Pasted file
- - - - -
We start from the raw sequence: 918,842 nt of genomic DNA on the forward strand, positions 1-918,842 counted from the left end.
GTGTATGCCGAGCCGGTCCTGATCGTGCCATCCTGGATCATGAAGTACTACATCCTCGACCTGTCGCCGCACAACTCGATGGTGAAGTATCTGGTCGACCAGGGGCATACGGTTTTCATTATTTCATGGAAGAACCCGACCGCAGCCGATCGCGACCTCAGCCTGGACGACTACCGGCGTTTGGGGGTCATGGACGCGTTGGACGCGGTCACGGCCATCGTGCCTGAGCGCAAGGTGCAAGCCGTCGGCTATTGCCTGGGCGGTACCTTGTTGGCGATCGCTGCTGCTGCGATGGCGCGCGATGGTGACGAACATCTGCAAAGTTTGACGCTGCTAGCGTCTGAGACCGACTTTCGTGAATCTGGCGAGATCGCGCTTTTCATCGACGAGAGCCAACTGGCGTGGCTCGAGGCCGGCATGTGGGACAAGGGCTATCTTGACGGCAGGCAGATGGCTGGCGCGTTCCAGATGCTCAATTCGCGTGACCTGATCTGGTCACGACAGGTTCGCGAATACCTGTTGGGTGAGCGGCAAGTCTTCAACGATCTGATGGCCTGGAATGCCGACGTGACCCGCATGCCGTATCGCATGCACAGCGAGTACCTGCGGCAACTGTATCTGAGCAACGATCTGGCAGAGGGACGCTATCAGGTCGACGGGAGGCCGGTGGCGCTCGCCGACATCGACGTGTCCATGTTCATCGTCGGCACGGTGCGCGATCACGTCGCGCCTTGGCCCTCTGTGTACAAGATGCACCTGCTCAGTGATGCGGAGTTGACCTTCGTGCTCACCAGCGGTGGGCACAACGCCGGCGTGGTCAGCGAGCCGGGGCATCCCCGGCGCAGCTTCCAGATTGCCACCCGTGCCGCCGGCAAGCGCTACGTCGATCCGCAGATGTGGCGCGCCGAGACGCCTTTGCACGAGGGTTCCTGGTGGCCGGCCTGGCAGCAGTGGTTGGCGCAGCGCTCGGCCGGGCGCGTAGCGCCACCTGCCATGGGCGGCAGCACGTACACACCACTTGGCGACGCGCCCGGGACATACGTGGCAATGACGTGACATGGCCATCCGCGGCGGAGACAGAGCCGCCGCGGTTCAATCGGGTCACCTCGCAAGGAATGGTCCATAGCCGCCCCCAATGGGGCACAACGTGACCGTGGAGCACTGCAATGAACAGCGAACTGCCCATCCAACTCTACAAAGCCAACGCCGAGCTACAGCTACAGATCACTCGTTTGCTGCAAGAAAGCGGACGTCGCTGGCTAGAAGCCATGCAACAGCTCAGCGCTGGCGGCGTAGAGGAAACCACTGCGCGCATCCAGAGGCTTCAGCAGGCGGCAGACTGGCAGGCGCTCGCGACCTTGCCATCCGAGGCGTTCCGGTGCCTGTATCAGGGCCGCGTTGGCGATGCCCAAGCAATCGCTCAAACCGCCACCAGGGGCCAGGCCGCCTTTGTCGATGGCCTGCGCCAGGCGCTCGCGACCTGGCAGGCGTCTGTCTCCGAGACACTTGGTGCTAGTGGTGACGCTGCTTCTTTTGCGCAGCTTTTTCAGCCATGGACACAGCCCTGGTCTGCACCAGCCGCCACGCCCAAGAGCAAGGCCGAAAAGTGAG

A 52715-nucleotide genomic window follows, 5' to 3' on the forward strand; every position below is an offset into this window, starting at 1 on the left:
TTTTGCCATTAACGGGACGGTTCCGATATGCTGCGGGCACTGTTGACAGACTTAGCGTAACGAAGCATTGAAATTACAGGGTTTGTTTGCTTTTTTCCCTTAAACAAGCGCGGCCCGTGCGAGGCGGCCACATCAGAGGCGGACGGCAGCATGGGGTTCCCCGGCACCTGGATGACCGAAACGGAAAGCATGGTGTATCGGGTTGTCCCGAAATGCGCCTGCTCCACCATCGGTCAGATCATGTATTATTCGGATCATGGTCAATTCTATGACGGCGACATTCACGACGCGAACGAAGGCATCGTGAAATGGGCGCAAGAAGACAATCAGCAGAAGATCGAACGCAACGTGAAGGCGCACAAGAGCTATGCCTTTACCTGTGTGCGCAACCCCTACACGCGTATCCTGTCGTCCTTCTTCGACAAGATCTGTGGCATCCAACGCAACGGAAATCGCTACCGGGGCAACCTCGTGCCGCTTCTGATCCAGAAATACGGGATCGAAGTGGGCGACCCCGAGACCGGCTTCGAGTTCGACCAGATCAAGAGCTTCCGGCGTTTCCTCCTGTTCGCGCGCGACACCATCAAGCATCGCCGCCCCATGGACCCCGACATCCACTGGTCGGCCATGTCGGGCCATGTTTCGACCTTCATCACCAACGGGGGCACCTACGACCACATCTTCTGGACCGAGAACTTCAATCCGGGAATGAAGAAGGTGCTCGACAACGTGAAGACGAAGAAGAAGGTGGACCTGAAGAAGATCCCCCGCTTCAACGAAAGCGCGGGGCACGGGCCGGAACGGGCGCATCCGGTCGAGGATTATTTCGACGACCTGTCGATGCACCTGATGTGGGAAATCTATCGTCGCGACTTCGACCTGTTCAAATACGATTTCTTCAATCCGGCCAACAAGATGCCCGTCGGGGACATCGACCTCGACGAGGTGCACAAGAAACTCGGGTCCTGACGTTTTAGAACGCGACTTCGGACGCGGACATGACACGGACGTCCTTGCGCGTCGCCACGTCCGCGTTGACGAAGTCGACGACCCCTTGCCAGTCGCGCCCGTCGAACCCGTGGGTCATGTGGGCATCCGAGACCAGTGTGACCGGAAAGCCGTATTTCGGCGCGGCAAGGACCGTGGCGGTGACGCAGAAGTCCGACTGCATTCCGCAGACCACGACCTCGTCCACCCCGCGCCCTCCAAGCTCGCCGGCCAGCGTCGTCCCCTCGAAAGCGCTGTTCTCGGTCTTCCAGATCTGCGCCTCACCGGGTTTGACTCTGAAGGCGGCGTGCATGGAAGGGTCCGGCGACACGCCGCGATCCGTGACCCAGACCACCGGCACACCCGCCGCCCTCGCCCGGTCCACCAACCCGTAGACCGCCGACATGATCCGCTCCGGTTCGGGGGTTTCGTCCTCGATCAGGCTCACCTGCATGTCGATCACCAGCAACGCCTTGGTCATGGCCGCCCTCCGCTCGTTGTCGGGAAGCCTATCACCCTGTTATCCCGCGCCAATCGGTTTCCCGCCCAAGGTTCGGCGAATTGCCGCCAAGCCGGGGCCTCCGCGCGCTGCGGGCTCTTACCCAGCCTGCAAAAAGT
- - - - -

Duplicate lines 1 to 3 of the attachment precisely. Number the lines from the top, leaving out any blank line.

We start from the raw sequence: 918,842 nt of genomic DNA on the forward strand, positions 1-918,842 counted from the left end.
GTGTATGCCGAGCCGGTCCTGATCGTGCCATCCTGGATCATGAAGTACTACATCCTCGACCTGTCGCCGCACAACTCGATGGTGAAGTATCTGGTCGACCAGGGGCATACGGTTTTCATTATTTCATGGAAGAACCCGACCGCAGCCGATCGCGACCTCAGCCTGGACGACTACCGGCGTTTGGGGGTCATGGACGCGTTGGACGCGGTCACGGCCATCGTGCCTGAGCGCAAGGTGCAAGCCGTCGGCTATTGCCTGGGCGGTACCTTGTTGGCGATCGCTGCTGCTGCGATGGCGCGCGATGGTGACGAACATCTGCAAAGTTTGACGCTGCTAGCGTCTGAGACCGACTTTCGTGAATCTGGCGAGATCGCGCTTTTCATCGACGAGAGCCAACTGGCGTGGCTCGAGGCCGGCATGTGGGACAAGGGCTATCTTGACGGCAGGCAGATGGCTGGCGCGTTCCAGATGCTCAATTCGCGTGACCTGATCTGGTCACGACAGGTTCGCGAATACCTGTTGGGTGAGCGGCAAGTCTTCAACGATCTGATGGCCTGGAATGCCGACGTGACCCGCATGCCGTATCGCATGCACAGCGAGTACCTGCGGCAACTGTATCTGAGCAACGATCTGGCAGAGGGACGCTATCAGGTCGACGGGAGGCCGGTGGCGCTCGCCGACATCGACGTGTCCATGTTCATCGTCGGCACGGTGCGCGATCACGTCGCGCCTTGGCCCTCTGTGTACAAGATGCACCTGCTCAGTGATGCGGAGTTGACCTTCGTGCTCACCAGCGGTGGGCACAACGCCGGCGTGGTCAGCGAGCCGGGGCATCCCCGGCGCAGCTTCCAGATTGCCACCCGTGCCGCCGGCAAGCGCTACGTCGATCCGCAGATGTGGCGCGCCGAGACGCCTTTGCACGAGGGTTCCTGGTGGCCGGCCTGGCAGCAGTGGTTGGCGCAGCGCTCGGCCGGGCGCGTAGCGCCACCTGCCATGGGCGGCAGCACGTACACACCACTTGGCGACGCGCCCGGGACATACGTGGCAATGACGTGACATGGCCATCCGCGGCGGAGACAGAGCCGCCGCGGTTCAATCGGGTCACCTCGCAAGGAATGGTCCATAGCCGCCCCCAATGGGGCACAACGTGACCGTGGAGCACTGCAATGAACAGCGAACTGCCCATCCAACTCTACAAAGCCAACGCCGAGCTACAGCTACAGATCACTCGTTTGCTGCAAGAAAGCGGACGTCGCTGGCTAGAAGCCATGCAACAGCTCAGCGCTGGCGGCGTAGAGGAAACCACTGCGCGCATCCAGAGGCTTCAGCAGGCGGCAGACTGGCAGGCGCTCGCGACCTTGCCATCCGAGGCGTTCCGGTGCCTGTATCAGGGCCGCGTTGGCGATGCCCAAGCAATCGCTCAAACCGCCACCAGGGGCCAGGCCGCCTTTGTCGATGGCCTGCGCCAGGCGCTCGCGACCTGGCAGGCGTCTGTCTCCGAGACACTTGGTGCTAGTGGTGACGCTGCTTCTTTTGCGCAGCTTTTTCAGCCATGGACACAGCCCTGGTCTGCACCAGCCGCCACGCCCAAGAGCAAGGCCGAAAAGTGAG

A 52715-nucleotide genomic window follows, 5' to 3' on the forward strand; every position below is an offset into this window, starting at 1 on the left: